It has been known for a long time that we are strongly influenced to conform to the group to which we belong. Early experiments showed that, even in a small group, an individual will abandon his natural, and – as it happens – correct judgment in the face of opposition from others. This has been tested under many different circumstances, and more recent studies, involving brain scans, have suggested the mechanism. It appears that when we act against group consensus the brain gives an error signal to whip us back into line. That is, we are naturally wired to learn from the judgment of the group.
Why are so many decent people quite content to see babies killed in the womb? The law signifies what is acceptable in our society, and this is reinforced by growing public opinion. Our brains follow suit and the result is grotesque. It is no surprise that the word “moral” is rooted etymologically in the concept of “customs”.
Of course customs and culture are inevitable and necessary. For the most part we need to conform to our own culture so that society can continue comfortably, minimising conflict and promoting mutual understanding. But the dangers are apparent. The growth in Germany of belief in the superiority of Aryan culture occurred at great speed and spread comprehensively throughout society. There were even Aryan mathematics and Aryan science. Young Germans today find it hard to believe how it happened, little realising that, in the same circumstances, most of them would have taken on the Aryan mantle too.
Broad cultures contain sub-cultures. Teachers in a school may have a subculture breeding common attitudes; so may members of a business. The educated will have a different culture from the uneducated. There is even, ironically, a sub-culture of those who habitually disagree with establishment authority. In practice we are likely to belong, either tangentially or directly, to several cultures, and unconsciously switch our behaviour according to the company we are keeping. Erving Goffman’s classic, The Presentation of Self in Everyday Life, provides splendid examples of how people can switch their whole stance instantly, as they move from one sub-culture to another.
Catholic culture is founded on belonging to an ekklesia which holds that we have been redeemed by Christ, through whom we attain the purpose of our lives in attaining salvation. It is delineated by its structure which unifies it, and it is publicly expressed through the Mass. While it exists within secular society, its nature obliges it to view society critically, and carefully to protect itself against aspects which may diminish or extinguish its principles.
But within its radical unity many sub-cultures are to be found. The hierarchy and the laity inhabit different cultures, a distinction recently re-emphasised by the Pope. There are those who accept the lightest word from a clerical source, to those who evaluate any such words before deciding to accept or reject – and many gradations in between. Since we naturally spend much time with those whose culture is close to our own, we are programmed to accept its values, and are often oblivious to, or ignore, other sub-cultures. We seek to confirm our identities and our priorities by continuing to absorb, and indeed to promote, the values of our own sub-culture. Nevertheless, culture in itself can never be taken as a certain source of truth. Realising that our brains are constructed to affirm cultural values, we have to stand back from time to time and verify or reject what habitually has seemed to be right and good. And standing back is hard because we are revolting against our own biology, and so moving out of our comfort zone.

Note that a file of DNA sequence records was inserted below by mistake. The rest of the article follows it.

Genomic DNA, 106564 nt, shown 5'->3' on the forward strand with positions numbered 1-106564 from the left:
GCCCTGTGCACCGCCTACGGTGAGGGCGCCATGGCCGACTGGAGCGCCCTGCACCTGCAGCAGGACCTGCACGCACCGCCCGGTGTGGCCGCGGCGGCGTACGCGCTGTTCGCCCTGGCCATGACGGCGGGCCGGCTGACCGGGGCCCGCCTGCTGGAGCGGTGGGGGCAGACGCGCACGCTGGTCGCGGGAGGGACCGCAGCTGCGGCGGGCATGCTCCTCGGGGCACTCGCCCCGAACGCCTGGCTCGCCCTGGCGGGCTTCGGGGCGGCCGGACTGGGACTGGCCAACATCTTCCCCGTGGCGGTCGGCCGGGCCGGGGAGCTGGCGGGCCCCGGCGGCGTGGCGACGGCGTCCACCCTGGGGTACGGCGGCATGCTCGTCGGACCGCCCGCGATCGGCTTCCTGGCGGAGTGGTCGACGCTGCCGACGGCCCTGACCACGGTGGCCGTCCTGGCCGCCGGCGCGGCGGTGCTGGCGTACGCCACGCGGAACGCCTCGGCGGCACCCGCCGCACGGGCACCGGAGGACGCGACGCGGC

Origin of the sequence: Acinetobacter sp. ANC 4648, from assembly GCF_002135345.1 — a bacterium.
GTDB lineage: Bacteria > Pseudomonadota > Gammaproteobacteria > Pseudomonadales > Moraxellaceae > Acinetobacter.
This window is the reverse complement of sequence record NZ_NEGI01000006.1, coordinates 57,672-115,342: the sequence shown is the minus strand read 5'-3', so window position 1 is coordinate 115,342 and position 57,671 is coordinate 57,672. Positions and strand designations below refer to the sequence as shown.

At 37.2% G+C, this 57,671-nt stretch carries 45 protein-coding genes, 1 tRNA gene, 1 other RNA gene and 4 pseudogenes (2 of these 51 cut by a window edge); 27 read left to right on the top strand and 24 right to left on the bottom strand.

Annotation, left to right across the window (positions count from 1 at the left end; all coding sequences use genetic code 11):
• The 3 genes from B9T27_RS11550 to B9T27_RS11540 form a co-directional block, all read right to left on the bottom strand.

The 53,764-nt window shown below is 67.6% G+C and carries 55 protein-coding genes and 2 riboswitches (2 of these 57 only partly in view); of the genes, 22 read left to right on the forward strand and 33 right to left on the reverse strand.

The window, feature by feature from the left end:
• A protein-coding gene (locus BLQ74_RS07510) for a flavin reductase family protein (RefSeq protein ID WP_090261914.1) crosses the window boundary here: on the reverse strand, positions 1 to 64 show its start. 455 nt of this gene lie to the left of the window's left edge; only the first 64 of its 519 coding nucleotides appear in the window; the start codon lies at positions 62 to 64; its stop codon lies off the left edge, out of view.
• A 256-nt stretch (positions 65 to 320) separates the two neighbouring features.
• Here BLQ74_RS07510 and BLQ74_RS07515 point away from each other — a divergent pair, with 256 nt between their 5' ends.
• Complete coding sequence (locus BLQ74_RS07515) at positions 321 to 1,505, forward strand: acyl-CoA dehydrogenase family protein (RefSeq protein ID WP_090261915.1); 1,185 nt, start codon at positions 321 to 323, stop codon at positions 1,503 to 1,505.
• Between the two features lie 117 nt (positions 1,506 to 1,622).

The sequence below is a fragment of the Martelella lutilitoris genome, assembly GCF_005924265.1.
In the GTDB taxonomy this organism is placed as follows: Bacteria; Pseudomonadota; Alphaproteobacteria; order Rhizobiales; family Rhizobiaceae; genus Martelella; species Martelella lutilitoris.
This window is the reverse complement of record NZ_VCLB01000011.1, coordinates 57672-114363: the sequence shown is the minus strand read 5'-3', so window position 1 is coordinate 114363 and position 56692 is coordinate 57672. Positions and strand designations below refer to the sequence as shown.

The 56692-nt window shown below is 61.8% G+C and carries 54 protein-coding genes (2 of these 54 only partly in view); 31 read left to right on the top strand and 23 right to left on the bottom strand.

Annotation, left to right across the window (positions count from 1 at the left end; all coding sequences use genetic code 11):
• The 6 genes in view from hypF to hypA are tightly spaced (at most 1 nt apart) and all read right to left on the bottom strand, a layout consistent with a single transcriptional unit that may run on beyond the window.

Lawrence Kohlberg, an eminent specialist in moral development, listed the stages of moral development from the selfishness typical of infancy up to the moral heroism of, say, Martin Luther King. There is a cardinal point in his schema where an individual begins to subject the moral standards he has absorbed from his culture to his independent personal judgment. Many people do not progress this far, so the ability to stand back and review their moral judgments will not be possible for them.
Others must be ready to mature further. They might be helped – and this is in line with the kind of suggestion Kohlberg makes – by looking at attitudes taken for granted in history, sacred or secular. For example, slavery was not only taken for granted but seen as natural and necessary. Our view of the equality and rights of women today would have been seen as bizarre only a few generations ago. The tag “error has no rights” (a philosophical solecism indeed) led to the assumption that no one was free in conscience to reject the Catholic Church. So indurated was this idea that many would have taken it as infallible teaching, until it was reversed in Vatican II. Pope John Paul II once claimed that the Holy See “has always been vigorous in defending freedom of conscience and religious liberty”. There are a few heretics who would raise a scorched eyebrow at that.
We may understand the context in which such ideas were commonly accepted, but they put us on warning that we need to have a critical eye for what is taken for granted now, just as these were taken for granted in their time. As George Santayana famously said: “Those who cannot remember the past are condemned to repeat it.”
“I am a loyal Catholic; you are a liberal dissenter; he is a downright heretic.” Where do you stand on the scale? And which orthodox attitudes do you take today, secular or sacred, will history repudiate?
O O O
While I didn’t want to be too hard on the ordinary, and dear, Catholic Herald reader, I thought that users of Second Sight were resilient enough to take the thought that anyone who could not think of any views taken for granted today which might, and perhaps should, change in the future, are probably brain dead. Prove me wrong!